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When Lithics Hit Bones: Evaluating the Potential of a Multifaceted Experimental Protocol to Illuminate Middle Palaeolithic Weapon Technology

Author(s): Geoff Smith ; Elisabeth Noack ; Nina Maria Schlösser ; Sabine Gaudzinski-Windheuser ; Radu Iovita

Year: 2017

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Summary

Recent zooarchaeological and isotope analyses have largely settled the debate surrounding Neanderthal hunting capacity. The vast numbers of Middle Palaeolithic sites containing the butchered remains of large ungulates demonstrates the ability to obtain and, often, highly process these carcasses. Nevertheless, evidence for the effectiveness and ubiquity of Neanderthal hunting technology, specifically composite hafted tools, has not been illustrated across either their entire spatial or temporal range. In-depth studies have focussed mainly on a small sub-set of lithic artefacts from assemblages emphasising features of breakage patterns, retouch, shape and use-wear.nWhilst most studies have focused on damage to lithic material this study uses a multifaceted experimental programme of controlled experiments in both a laboratory and more realistic setting. Such a two-fold approach allows for investigation of both the projectile delivery system and the resulting damage to both animal and projectile. Central to this research is whether diagnostic impact damage on both types of material can be identified and used in turn to infer Neanderthal hunting behaviour. Evaluating the incidence of lithic and faunal damage signatures from such experiments will improve recognition of these signatures in the archaeological record and allow for a better understanding the mechanisms of Neanderthal hunting.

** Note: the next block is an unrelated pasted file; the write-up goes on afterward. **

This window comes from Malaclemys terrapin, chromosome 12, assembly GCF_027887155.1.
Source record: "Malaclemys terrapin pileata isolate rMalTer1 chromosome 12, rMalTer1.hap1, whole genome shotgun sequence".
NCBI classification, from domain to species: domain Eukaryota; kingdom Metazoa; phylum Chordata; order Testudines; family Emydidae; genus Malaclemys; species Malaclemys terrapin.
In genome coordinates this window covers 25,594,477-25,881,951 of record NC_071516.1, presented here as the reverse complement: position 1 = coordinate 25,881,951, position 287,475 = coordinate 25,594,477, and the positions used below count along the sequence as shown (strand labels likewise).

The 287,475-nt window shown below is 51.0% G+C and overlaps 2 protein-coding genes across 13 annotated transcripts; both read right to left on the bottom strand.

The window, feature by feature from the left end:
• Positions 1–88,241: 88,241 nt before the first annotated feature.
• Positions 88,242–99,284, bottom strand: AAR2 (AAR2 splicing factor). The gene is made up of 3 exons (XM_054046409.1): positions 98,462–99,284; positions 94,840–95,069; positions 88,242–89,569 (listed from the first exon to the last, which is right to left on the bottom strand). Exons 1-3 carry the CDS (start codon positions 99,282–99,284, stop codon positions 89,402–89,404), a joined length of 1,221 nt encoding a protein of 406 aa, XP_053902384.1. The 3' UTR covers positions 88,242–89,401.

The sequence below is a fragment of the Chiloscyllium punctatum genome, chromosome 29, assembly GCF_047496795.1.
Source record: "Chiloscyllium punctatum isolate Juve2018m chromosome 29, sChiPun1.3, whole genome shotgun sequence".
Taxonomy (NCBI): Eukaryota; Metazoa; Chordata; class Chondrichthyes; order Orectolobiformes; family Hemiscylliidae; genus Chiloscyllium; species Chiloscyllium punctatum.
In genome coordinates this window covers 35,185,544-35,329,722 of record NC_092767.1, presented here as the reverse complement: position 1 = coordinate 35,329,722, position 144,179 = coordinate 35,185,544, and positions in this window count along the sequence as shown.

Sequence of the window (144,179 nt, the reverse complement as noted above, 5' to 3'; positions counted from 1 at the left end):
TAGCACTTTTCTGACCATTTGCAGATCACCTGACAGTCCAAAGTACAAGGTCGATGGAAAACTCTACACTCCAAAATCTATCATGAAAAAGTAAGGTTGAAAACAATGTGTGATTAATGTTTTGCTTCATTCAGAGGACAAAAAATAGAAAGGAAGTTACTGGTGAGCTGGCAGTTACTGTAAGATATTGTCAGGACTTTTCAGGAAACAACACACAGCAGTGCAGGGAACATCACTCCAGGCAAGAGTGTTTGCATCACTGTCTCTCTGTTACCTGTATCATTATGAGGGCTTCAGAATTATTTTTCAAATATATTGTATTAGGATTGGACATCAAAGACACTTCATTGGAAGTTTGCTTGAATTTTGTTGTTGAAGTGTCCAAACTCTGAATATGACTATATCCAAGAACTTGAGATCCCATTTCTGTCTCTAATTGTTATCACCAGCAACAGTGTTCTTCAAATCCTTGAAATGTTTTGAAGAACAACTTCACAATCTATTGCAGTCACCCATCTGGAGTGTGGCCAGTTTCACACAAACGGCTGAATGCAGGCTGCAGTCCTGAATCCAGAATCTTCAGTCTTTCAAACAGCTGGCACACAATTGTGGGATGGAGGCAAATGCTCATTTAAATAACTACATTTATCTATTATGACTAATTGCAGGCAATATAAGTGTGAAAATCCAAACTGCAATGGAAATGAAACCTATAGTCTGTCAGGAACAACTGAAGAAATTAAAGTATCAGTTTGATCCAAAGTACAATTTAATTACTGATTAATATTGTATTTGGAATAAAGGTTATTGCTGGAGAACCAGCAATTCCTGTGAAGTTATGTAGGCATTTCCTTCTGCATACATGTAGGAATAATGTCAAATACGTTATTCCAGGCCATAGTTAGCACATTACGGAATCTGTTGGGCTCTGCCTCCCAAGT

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When Lithics Hit Bones: Evaluating the Potential of a Multifaceted Experimental Protocol to Illuminate Middle Palaeolithic Weapon Technology. Geoff Smith, Elisabeth Noack, Nina Maria Schlösser, Sabine Gaudzinski-Windheuser, Radu Iovita. Presented at The 81st Annual Meeting of the Society for American Archaeology, Vancouver, British Columbia. 2017 ( tDAR id: 429492)


Keywords


Spatial Coverage

min long: -11.074; min lat: 37.44 ; max long: 50.098; max lat: 70.845 ;

Record Identifiers

Abstract Id(s): 15673

Arizona State University The Andrew W. Mellon Foundation National Science Foundation National Endowment for the Humanities Society for American Archaeology Archaeological Institute of America